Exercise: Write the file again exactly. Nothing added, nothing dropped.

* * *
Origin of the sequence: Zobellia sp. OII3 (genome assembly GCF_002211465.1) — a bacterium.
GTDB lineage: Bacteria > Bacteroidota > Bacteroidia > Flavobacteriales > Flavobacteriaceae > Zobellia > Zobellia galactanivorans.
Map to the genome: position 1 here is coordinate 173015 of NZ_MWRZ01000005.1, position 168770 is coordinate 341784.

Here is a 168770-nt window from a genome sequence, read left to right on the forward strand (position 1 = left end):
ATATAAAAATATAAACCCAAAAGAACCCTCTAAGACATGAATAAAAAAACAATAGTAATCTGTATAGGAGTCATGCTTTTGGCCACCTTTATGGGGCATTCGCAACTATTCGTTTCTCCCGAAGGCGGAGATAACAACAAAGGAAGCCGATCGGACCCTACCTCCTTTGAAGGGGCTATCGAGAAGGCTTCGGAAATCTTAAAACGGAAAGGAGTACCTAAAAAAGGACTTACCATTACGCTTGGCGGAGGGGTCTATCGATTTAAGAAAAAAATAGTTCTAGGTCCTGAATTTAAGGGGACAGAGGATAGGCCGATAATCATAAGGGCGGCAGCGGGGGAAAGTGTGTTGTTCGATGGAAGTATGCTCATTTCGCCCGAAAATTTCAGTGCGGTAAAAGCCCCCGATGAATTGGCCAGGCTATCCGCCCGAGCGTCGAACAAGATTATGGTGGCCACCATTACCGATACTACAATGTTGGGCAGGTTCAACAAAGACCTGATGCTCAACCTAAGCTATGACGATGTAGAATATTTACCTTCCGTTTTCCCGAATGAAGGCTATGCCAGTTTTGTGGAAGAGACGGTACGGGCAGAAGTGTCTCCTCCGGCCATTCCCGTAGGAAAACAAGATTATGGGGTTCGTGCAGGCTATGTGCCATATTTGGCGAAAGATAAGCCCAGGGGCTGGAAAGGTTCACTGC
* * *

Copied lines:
Origin of the sequence: Zobellia sp. OII3 (genome assembly GCF_002211465.1) — a bacterium.
GTDB lineage: Bacteria > Bacteroidota > Bacteroidia > Flavobacteriales > Flavobacteriaceae > Zobellia > Zobellia galactanivorans.
Map to the genome: position 1 here is coordinate 173015 of NZ_MWRZ01000005.1, position 168770 is coordinate 341784.

Here is a 168770-nt window from a genome sequence, read left to right on the forward strand (position 1 = left end):
ATATAAAAATATAAACCCAAAAGAACCCTCTAAGACATGAATAAAAAAACAATAGTAATCTGTATAGGAGTCATGCTTTTGGCCACCTTTATGGGGCATTCGCAACTATTCGTTTCTCCCGAAGGCGGAGATAACAACAAAGGAAGCCGATCGGACCCTACCTCCTTTGAAGGGGCTATCGAGAAGGCTTCGGAAATCTTAAAACGGAAAGGAGTACCTAAAAAAGGACTTACCATTACGCTTGGCGGAGGGGTCTATCGATTTAAGAAAAAAATAGTTCTAGGTCCTGAATTTAAGGGGACAGAGGATAGGCCGATAATCATAAGGGCGGCAGCGGGGGAAAGTGTGTTGTTCGATGGAAGTATGCTCATTTCGCCCGAAAATTTCAGTGCGGTAAAAGCCCCCGATGAATTGGCCAGGCTATCCGCCCGAGCGTCGAACAAGATTATGGTGGCCACCATTACCGATACTACAATGTTGGGCAGGTTCAACAAAGACCTGATGCTCAACCTAAGCTATGACGATGTAGAATATTTACCTTCCGTTTTCCCGAATGAAGGCTATGCCAGTTTTGTGGAAGAGACGGTACGGGCAGAAGTGTCTCCTCCGGCCATTCCCGTAGGAAAACAAGATTATGGGGTTCGTGCAGGCTATGTGCCATATTTGGCGAAAGATAAGCCCAGGGGCTGGAAAGGTTCACTGC